Smithsonian's Hall of Human Origins tour

By Michael O'Sullivan
Washington Post Staff Writer
Friday, March 19, 2010

Four years in the making and built at a cost of $20.7 million, the Hall of Human Origins is part of a broader Smithsonian project called "The Human Origins Initiative." There's a wealth of information packed into a relatively small space. Navigating it will probably take most visitors between 30 minutes and two hours, depending on level of interest. Here's how to make the most of your visit.

Passing through

Head straight for the "Meet Your Ancestors" area. The hall is shaped like an L, and it's where the two wings come together. Access is via either of two entrances: the first, just off the Ocean Hall; the other, through the Hall of Mammals. There, you'll find artist John Gurche's hyperrealistic facial reconstructions of several of our earliest cousins. Trust me, you don't want to miss them. The same corner is home to a massive display wall of cast fossil skulls, along with what curator Rick Potts calls the exhibition's "Hope Diamonds." In a rotating, high-security area that will be devoted to some of the world's most priceless artifacts, you'll find the only Neanderthal skeleton in the United States, along with the original Cro-Magnon skull, discovered in 1868 in a French cave of the same name. But act fast. That Cro-Magnon skull is on loan from the Musee de l'Homme in France and will return home, along with a nearby Neanderthal noggin, after three months. [Tip: Don't pronounce the "g" in "Magnon." Say it like "filet mignon." Impress -- or merely annoy -- your friends.]

On your lunch hour

Potts calls the "spine" of the exhibition a series of display cases that fall under the category of "Evolutionary Milestones." In them, you'll learn answers to the exhibition's central question: "What makes us human?" (bigger brains, walking upright, speech, social networks, etc.). For fun, check out the morphing station, where you can have a picture of your face taken and then digitally transformed into an early-human version of yourself. You can even e-mail it to yourself for free. Then stop in at one of the three interactive "Snapshot in Time" booths, each of which uses fossil evidence, video and animation to tell a story about a day in the life of early man. [Tip: The plot of the "Snapshot" nearest the Ocean Hall is kind of grisly and involves a guy who gets eaten by a leopard. "Remember," says Potts, "we were not always at the top of the food chain."]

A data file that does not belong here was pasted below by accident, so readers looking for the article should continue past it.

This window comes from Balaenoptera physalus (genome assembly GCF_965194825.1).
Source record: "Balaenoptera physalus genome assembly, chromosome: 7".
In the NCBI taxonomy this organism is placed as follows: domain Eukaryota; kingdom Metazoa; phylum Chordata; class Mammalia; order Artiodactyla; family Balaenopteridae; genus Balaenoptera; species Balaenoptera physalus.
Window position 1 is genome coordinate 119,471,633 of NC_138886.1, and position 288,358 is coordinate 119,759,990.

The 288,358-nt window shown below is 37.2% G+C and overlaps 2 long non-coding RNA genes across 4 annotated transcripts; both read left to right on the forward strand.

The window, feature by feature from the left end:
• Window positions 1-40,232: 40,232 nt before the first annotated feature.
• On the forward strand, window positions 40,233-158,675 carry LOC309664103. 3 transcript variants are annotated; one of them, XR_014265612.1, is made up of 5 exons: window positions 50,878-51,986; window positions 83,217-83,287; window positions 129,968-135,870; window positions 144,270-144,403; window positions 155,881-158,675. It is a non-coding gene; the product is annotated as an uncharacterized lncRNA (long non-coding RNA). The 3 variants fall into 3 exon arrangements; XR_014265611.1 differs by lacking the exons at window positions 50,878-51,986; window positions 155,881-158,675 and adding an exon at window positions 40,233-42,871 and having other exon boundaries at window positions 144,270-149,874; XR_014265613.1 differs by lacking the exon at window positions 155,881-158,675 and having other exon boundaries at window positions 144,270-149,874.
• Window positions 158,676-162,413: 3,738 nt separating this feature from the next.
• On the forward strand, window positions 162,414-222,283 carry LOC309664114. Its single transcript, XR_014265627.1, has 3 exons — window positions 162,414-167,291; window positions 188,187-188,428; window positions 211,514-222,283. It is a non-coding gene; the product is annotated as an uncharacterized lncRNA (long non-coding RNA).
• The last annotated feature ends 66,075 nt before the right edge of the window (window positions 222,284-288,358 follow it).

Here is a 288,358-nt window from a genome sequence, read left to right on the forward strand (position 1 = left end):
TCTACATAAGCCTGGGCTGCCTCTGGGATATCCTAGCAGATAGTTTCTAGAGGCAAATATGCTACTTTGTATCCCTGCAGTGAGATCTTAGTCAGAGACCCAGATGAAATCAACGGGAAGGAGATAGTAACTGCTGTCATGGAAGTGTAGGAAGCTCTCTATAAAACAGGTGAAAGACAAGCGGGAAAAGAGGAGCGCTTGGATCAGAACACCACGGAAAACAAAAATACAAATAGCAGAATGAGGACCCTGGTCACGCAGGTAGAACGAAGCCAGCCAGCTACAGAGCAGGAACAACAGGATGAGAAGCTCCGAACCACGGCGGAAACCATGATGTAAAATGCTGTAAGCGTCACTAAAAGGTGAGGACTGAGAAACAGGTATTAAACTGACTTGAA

Nothing but time

Watch the five-minute film "One Species, Living Worldwide." Play one of two computer games. (The challenge? Keep the human race from becoming extinct. Another offers a sort of virtual Mr. Potato Head, in which you can speed up the evolutionary process by creating a human being of the future with, say, webbed feet, or stilt-like legs.) Visit the mock-up of a cave, with replicas of early human artworks. Don't miss the series of dramatic, life-size bronze sculptures installed throughout the hall. One features a terrified-looking Homo floresiensis, nicknamed the "Hobbit" for her tiny stature. In another, Homo heidelbergensis offers visitors a piece of antelope thigh for dinner. [Tip: You're encouraged to touch them, climb on them, even embrace them. It's all meant to break down the traditional barriers between visitors and the sometimes dry scientific material. "How can you break it down more than by hugging one of your relatives?" says Potts.]


On permanent view at the National Museum of Natural History, 10th Street and Constitution Avenue NW (Metro: Smithsonian, Federal Triangle). 202-633-1000 (TDD: 202-633-5285). Hours: Open daily 10 a.m. to 5:30 p.m. Admission: Free.

© 2010 The Washington Post Company